Somebody new is taking over the throne at Dairy Queen

DQ wants to keep modernizing the 77-year-old company.

A changing of the guard at International Dairy Queen is coming up at the end of the year. 

The Twin Cities-based company announced Thursday that President and CEO John Gainor will retire. His successor will be Troy Bader, who has been the chief operating officer and was recommended by Gainor, Dairy Queen says. 

What will this mean for your banana split?

Don't expect any big overnight changes at the chain. But it has been gradually evolving and that's likely to continue. 

The company's statement says that under Gainor, who's been president since 2008, Dairy Queen "continued to modernize the iconic 77-year-old brand." 

That's shown up in the expansion of their food menu and the rollout of "Grill & Chill" franchises.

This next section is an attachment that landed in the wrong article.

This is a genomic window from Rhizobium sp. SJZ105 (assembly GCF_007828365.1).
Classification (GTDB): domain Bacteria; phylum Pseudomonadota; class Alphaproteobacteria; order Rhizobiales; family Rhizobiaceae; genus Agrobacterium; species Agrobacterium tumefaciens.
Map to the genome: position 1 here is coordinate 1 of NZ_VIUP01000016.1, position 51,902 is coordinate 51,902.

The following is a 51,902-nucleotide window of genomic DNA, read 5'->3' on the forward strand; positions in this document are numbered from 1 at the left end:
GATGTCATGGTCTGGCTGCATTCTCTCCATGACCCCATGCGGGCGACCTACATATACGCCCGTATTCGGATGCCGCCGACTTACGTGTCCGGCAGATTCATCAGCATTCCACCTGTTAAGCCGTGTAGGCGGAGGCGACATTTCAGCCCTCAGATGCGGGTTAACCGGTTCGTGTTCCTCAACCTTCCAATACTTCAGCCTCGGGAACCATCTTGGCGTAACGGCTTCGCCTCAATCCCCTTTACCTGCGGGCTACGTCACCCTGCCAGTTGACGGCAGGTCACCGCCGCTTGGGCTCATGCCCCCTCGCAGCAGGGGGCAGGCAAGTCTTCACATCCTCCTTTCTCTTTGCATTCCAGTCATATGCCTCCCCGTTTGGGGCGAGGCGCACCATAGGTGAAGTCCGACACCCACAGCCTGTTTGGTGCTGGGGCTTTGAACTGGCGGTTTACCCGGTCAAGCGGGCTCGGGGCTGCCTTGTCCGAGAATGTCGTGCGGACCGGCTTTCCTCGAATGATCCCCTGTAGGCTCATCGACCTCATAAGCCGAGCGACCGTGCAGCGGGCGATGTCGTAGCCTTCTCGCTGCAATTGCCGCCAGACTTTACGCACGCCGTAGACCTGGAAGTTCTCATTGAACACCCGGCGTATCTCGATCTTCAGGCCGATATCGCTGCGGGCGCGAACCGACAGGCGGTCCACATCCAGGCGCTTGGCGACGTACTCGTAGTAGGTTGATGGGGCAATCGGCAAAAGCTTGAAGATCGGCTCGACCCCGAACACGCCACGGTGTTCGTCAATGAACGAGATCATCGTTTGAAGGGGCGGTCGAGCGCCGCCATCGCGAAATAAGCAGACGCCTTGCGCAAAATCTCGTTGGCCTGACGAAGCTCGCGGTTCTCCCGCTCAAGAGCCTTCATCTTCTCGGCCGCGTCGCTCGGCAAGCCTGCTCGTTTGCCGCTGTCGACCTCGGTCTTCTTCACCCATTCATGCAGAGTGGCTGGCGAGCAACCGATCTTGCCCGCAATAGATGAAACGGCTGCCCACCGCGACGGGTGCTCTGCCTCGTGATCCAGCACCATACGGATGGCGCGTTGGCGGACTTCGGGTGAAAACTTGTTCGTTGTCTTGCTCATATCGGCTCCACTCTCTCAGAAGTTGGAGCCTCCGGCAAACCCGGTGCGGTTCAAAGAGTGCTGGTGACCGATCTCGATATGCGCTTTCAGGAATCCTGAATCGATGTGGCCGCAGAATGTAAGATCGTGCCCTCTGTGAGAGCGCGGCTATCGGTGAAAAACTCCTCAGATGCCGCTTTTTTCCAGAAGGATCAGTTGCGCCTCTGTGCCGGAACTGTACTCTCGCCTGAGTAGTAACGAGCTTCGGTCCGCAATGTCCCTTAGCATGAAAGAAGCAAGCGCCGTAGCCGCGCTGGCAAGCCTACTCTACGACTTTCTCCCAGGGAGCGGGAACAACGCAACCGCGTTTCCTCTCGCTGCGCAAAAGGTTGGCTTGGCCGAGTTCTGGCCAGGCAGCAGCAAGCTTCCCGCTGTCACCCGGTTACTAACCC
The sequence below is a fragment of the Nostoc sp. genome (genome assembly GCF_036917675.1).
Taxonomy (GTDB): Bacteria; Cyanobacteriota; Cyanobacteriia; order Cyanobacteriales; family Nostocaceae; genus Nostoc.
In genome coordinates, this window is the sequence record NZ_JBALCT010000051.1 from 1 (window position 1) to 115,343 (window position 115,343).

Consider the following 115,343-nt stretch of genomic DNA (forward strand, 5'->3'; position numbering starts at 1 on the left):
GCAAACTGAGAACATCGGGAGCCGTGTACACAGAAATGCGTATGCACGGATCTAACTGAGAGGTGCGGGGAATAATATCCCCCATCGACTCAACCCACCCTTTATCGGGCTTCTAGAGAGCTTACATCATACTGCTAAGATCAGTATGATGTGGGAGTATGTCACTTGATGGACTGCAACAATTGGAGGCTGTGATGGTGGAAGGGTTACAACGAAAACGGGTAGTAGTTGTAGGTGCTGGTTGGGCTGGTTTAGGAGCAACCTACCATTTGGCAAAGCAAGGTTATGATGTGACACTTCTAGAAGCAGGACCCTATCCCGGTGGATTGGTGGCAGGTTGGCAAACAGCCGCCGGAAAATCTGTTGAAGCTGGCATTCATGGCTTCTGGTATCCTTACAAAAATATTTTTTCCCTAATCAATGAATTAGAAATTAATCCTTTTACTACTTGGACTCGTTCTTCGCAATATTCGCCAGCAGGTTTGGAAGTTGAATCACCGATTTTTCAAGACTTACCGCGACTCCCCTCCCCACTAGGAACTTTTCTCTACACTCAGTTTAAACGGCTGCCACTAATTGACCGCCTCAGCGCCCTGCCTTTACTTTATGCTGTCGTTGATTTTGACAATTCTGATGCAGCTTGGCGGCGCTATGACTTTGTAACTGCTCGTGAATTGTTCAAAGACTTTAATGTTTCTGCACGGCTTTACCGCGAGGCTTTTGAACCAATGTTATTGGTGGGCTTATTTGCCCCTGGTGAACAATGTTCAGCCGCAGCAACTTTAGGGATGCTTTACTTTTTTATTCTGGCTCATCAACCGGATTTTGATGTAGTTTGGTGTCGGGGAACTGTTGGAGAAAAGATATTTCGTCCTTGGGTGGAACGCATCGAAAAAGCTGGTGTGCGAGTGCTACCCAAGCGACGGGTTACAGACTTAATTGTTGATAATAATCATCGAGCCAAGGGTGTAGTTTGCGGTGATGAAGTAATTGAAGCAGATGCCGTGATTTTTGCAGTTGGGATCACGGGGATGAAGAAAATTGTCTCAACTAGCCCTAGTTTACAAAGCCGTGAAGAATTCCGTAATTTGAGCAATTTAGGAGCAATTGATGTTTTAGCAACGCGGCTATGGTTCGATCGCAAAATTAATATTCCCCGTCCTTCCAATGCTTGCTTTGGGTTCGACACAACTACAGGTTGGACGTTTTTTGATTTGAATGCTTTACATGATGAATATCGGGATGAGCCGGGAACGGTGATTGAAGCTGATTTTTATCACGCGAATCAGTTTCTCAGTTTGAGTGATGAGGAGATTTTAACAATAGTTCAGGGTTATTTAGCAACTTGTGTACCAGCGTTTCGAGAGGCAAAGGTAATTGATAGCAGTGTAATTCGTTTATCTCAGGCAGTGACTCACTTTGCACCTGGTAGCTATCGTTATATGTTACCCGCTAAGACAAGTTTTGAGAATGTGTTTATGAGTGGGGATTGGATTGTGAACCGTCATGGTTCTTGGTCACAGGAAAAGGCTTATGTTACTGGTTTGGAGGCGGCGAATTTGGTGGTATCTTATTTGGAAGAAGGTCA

As National Restaurant News puts it, Gainor "helped the company evolve from a chain that served primarily treats like Peanut Buster Parfaits and Blizzards into a well-rounded, quick-service concept."

A couple years ago the "DQ Bakes" promotion was billed as the biggest menu expansion in the company's history.

Dairy Queen execs are almost certainly not thrilled about the Moorhead franchise, which has resisted "modernization." 

The contract they signed about 70 years ago, gives them the freedom to keep serving treats – like Monkey Tails, Chipper Sandwiches, and butterscotch sundaes – that were discontinued long ago at other DQs. 

You can't argue with the bottom line, though, and the company has been successful as it's moved to the "Grill & Chill" model. 

National Restaurant News says from 2012 through last year Dairy Queen's sales were up 27 percent and they're now the 20th largest restaurant chain in the U.S. 

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